[1809.07307] A Game-Theoretic Analysis of Shard-Based Permissionless Blockchains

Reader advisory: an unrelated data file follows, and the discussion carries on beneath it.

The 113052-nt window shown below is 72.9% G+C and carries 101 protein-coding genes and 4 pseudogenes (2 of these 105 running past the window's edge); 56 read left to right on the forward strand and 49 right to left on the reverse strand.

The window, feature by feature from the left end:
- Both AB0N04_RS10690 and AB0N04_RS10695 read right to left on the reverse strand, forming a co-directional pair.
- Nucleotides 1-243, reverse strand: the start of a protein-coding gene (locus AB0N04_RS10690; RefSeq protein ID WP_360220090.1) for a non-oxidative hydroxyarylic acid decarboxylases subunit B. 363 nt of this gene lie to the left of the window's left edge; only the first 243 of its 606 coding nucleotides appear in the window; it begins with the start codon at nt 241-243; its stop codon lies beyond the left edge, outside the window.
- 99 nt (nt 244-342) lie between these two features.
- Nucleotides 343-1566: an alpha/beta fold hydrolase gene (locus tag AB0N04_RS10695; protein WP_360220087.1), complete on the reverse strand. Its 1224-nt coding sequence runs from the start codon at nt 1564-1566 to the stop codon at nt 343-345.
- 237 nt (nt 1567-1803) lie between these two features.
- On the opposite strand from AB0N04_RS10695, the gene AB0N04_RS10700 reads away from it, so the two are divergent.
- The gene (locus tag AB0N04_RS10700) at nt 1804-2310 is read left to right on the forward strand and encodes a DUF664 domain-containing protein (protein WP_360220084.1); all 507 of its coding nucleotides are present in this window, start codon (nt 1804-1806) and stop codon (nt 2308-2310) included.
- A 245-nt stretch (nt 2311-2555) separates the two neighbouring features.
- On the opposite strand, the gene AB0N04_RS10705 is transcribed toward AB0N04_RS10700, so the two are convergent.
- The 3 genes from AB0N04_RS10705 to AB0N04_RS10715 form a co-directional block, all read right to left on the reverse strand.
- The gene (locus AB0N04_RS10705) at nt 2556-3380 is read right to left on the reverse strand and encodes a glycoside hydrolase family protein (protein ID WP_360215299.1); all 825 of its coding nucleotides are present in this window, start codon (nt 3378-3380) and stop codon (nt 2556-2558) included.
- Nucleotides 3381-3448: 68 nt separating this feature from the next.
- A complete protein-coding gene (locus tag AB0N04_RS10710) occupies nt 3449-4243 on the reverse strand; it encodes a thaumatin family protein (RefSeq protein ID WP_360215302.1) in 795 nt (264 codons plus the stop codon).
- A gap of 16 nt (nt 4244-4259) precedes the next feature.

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Low transaction throughput and poor scalability are significant issues in public blockchain consensus protocols such as Bitcoins. Recent research efforts in this direction have proposed shard-based consensus protocols where the key idea is to split the transactions among multiple committees (or shards), which then process these shards or set of transactions in parallel. Such a parallel processing of disjoint sets of transactions or shards by multiple committees significantly improves the overall scalability and transaction throughout of the system. However, one significant research gap is a lack of understanding of the strategic behavior of rational processors within committees in such shard-based consensus protocols. Such an understanding is critical for designing appropriate incentives that will foster cooperation within committees and prevent free-riding. In this paper, we address this research gap by analyzing the behavior of processors using a game-theoretic model, where each processor aims at maximizing its reward at a minimum cost of participating in the protocol. We first analyze the Nash equilibria in an N-player static game model of the sharding protocol. We show that depending on the reward sharing approach employed, processors can potentially increase their payoff by unilaterally behaving in a defective fashion, thus resulting in a social dilemma. In order to overcome this social dilemma, we propose a novel incentive-compatible reward sharing mechanism to promote cooperation among processors. Our numerical results show that achieving a majority of cooperating processors (required to ensure a healthy state of the blockchain network) is easier to achieve with the proposed incentive-compatible reward sharing mechanism than with other reward sharing mechanisms.